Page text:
Polybius, The Histories

LCL 137: 132-133

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The Histories Of Polybius

μετὰ τῆς σφετέρας δυνάμεως ἀσφαλῆ παρεσκεύασε τὴν δίοδον αὐτοῖς, ἕως ἤγγισαν τῇ τῶν Ἄλπεων ὑπερβολῇ.

50. Ἀννίβας δ᾿ ἐν ἡμέραις δέκα πορευθεὶς παρὰ τὸν ποταμὸν εἰς ὀκτακοσίους σταδίους ἤρξατο τῆς πρὸς τὰς Ἄλπεις ἀναβολῆς, καὶ συνέβη μεγίστοις αὐτὸν 2περιπεσεῖν κινδύνοις. ἕως μὲν γὰρ ἐν τοῖς ἐπιπέδοις ἦσαν, ἀπείχοντο πάντες αὐτῶν οἱ κατὰ μέρος ἡγεμόνες τῶν Ἀλλοβρίγων, τὰ μὲν τοὺς ἱππεῖς δεδιότες, 3τὰ δὲ τοὺς παραπέμποντας βαρβάρους· ἐπειδὴ δ᾿ ἐκεῖνοι μὲν εἰς τὴν οἰκείαν ἀπηλλάγησαν, οἱ δὲ περὶ τὸν Ἀννίβαν ἤρξαντο προάγειν εἰς τὰς δυσχωρίας, τότε συναθροίσαντες οἱ τῶν Ἀλλοβρίγων ἡγεμόνες ἱκανόν τι πλῆθος, προκατελάβοντο τοὺς εὐκαίρους τόπους, δι᾿ ὧν ἔδει τοὺς περὶ τὸν Ἀννίβαν κατ᾿ ἀνάγκην 4ποιεῖσθαι τὴν ἀναβολήν. εἰ μὲν οὖν ἔκρυψαν τὴν ἐπίνοιαν, ὁλοσχερῶς ἂν διέφθειραν τὸ στράτευμα τῶν Καρχηδονίων· νῦν δὲ καταφανεῖς γενόμενοι μεγάλα μὲν καὶ τοὺς περὶ Ἀννίβαν ἔβλαψαν, οὐκ ἐλάττω δ᾿ 5ἑαυτούς. γνοὺς γὰρ ὁ στρατηγὸς τῶν Καρχηδονίων ὅτι προκατέχουσιν οἱ βάρβαροι τοὺς εὐκαίρους τόπους, αὐτὸς μὲν καταστρατοπεδεύσας πρὸς ταῖς ὑπερβολαῖς 6ἐπέμενε, προέπεμψε δέ τινας τῶν καθηγουμένων αὐτοῖς Γαλατῶν χάριν τοῦ κατασκέψασθαι τὴν 7τῶν ὑπεναντίων ἐπίνοιαν καὶ τὴν ὅλην ὑπόθεσιν. ὧν πραξάντων τὸ συνταχθέν, ἐπιγνοὺς ὁ στρατηγὸς ὅτι τὰς μὲν ἡμέρας ἐπιμελῶς παρευτακτοῦσι καὶ τηροῦσι τοὺς τόπους οἱ πολέμιοι, τὰς δὲ νύκτας εἴς τινα παρακειμένην

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Book III

territory of the Allobroges, he protected them in the rear with his own forces and enabled them to reach the foot of the pass in safety.

50. After a ten days’ march of eight hundred stades91 along the bank of the Isère Hannibal began the ascent of the Alps and now found himself involved in very great difficulties. For as long as they had been in flat country, the various chiefs of the Allobroges had left them alone, being afraid both of the cavalry and of the barbarians who were escorting them. But when the latter had set off on their return home, and Hannibal’s troops began to advance into the difficult region, the Allobrogian chieftains got together a considerable force and occupied advantageous positions on the road by which the Carthaginians would be obliged to ascend. Had they only kept their project secret, they would have utterly annihilated the Carthaginian army, but, as it was, it was discovered, and though they inflicted a good deal of damage on Hannibal, they did as much injury to themselves; for the Carthaginian general having learnt that the barbarians had seized on these critical positions, encamped himself at the foot of the pass, and remaining there sent on in advance some of his Gaulish guides, to reconnoitre and report on the enemy’s plan and the whole situation. His orders were executed, and on learning that the enemy remained most strictly at their post during the daytime but retired at night to a neighboring township, he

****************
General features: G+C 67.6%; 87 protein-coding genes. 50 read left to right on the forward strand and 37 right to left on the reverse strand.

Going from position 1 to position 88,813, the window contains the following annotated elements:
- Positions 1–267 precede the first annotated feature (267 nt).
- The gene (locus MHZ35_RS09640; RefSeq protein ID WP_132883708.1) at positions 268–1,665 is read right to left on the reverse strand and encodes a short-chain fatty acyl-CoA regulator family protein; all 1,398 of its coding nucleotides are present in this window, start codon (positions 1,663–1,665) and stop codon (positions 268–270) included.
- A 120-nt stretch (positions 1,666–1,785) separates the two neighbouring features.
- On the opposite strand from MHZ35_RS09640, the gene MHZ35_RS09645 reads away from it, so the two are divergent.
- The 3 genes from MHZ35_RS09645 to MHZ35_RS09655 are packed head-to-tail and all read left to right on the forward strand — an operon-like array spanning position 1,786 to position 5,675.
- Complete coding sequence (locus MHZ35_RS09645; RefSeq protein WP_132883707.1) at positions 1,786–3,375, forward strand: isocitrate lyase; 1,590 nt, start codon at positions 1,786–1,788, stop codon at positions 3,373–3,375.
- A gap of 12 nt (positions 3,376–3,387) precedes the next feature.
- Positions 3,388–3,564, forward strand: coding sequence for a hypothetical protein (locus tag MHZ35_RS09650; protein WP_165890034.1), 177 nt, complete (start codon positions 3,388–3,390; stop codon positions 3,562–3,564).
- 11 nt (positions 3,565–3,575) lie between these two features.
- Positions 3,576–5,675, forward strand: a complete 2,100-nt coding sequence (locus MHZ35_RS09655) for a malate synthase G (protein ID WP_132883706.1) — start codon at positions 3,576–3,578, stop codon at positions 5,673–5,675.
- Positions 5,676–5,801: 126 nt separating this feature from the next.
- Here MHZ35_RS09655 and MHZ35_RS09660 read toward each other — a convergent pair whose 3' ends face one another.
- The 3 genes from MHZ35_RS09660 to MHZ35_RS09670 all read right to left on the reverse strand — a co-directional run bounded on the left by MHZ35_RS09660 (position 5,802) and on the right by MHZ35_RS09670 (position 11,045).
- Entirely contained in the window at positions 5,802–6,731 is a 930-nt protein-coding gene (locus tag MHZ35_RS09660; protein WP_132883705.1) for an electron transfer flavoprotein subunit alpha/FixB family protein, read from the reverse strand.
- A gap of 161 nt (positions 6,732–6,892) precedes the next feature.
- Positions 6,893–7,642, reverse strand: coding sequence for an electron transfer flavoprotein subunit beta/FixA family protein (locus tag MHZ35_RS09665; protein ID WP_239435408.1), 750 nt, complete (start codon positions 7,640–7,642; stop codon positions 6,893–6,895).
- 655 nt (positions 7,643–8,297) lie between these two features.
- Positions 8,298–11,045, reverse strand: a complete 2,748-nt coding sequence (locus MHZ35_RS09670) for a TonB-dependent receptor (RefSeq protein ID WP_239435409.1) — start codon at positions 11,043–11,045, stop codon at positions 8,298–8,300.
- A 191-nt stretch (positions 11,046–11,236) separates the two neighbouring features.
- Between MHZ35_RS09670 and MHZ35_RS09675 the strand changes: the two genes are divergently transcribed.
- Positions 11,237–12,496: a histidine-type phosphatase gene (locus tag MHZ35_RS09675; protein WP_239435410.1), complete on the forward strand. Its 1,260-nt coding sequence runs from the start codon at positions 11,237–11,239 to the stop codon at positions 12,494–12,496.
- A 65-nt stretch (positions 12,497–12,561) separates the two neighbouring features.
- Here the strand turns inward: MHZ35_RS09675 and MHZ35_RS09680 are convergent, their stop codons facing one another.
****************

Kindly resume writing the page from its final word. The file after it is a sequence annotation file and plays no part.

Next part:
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DOI: 10.4159/DLCL.polybius-histories.2010